Agreement between the United Kingdom and Portugal for the by Great Britain

By Great Britain

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Extra info for Agreement between the United Kingdom and Portugal for the Regulation of the Opium Monopolies in the Colonies

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Conduct books and periodicals often attacked the novel as a moral danger: it was unprofitable, a misemployment of time, and it failed to improve the mind of the reader. The Scots Magazine was one of manifold periodicals which argued that reading secretly corrupted the mind; even Gothic writers like Sarah Wilkinson and Eleanor Sleath condemned the novel because ‘fictitious tales of distress . . have a dangerous tendency’ (Sleath, Orphan, p. 147). In regard to Mrs Thurtell’s Gothic reading, it may have been the specific social distress of her son’s death that gave rise to the dangerous tendency; in 36 The History of Gothic Publishing, 1800–1835 her case, reading Gothic fiction then may have provided a distancing, or escape, from that distress, which is an interesting variation on the contemporary stereotypes of the female reader.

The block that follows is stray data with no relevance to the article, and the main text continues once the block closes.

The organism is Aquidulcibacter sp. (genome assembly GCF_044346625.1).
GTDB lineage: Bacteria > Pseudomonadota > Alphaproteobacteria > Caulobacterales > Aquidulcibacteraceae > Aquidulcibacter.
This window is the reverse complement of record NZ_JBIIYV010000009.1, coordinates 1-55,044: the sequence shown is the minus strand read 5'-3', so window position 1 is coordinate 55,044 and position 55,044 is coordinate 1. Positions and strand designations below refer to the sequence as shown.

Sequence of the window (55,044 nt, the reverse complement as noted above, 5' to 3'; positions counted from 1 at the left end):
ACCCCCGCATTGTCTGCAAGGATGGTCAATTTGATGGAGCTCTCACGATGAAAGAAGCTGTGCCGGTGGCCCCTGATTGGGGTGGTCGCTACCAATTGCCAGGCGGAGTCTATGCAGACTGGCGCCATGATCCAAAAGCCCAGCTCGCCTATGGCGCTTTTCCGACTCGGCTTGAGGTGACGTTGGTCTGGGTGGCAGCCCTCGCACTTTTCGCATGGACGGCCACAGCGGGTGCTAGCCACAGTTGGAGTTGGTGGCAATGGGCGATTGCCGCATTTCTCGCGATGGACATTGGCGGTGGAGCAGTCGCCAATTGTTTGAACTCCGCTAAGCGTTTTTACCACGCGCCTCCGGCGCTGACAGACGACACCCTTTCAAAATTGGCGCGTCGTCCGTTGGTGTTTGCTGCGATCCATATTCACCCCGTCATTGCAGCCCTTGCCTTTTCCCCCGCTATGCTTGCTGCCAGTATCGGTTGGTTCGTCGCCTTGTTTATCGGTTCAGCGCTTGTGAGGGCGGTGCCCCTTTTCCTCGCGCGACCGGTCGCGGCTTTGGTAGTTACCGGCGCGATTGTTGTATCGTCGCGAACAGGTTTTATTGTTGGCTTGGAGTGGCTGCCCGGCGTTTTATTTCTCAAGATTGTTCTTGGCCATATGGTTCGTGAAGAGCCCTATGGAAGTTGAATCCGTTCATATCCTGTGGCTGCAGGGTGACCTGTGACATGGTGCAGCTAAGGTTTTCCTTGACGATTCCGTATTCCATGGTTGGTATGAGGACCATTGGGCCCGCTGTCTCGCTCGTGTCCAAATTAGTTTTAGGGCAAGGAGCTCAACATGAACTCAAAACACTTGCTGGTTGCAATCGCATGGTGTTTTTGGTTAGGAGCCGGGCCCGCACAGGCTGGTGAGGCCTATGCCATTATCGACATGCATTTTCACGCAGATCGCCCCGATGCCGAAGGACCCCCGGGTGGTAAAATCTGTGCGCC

The location of the library in fact tells us something about the stock of the library and its clientele. The Rampant Horse, across the street from the library, was one of the largest commercial and family hotel and coaching inns in Norwich, and the first prominent posting-house that travellers on the road from London would encounter after arriving in Norwich. The library’s prominent location on the affluent St Stephens (the London Road) near the Theatre Royal suggests that Cupper’s subscribers were, likewise, wellto-do.

A Novel (1814), and the anonymous Rosetta, a novel by a lady well known in the fashionable world (1805) indicates an upward mobility in her aspirations. In total, she read some 60 novels from the catalogue, and admittedly very few of them are Gothic. She appears to have had an interest, specifically, in the domestic: Amelia Beauclerc’s Husband Hunters (1816), Mrs Edgeworth’s Wife; or, A Model for Woman (1810), and Barbara Hofland’s Patience and Perseverance, or, The Modern Griselda: A Domestic Tale (1813).

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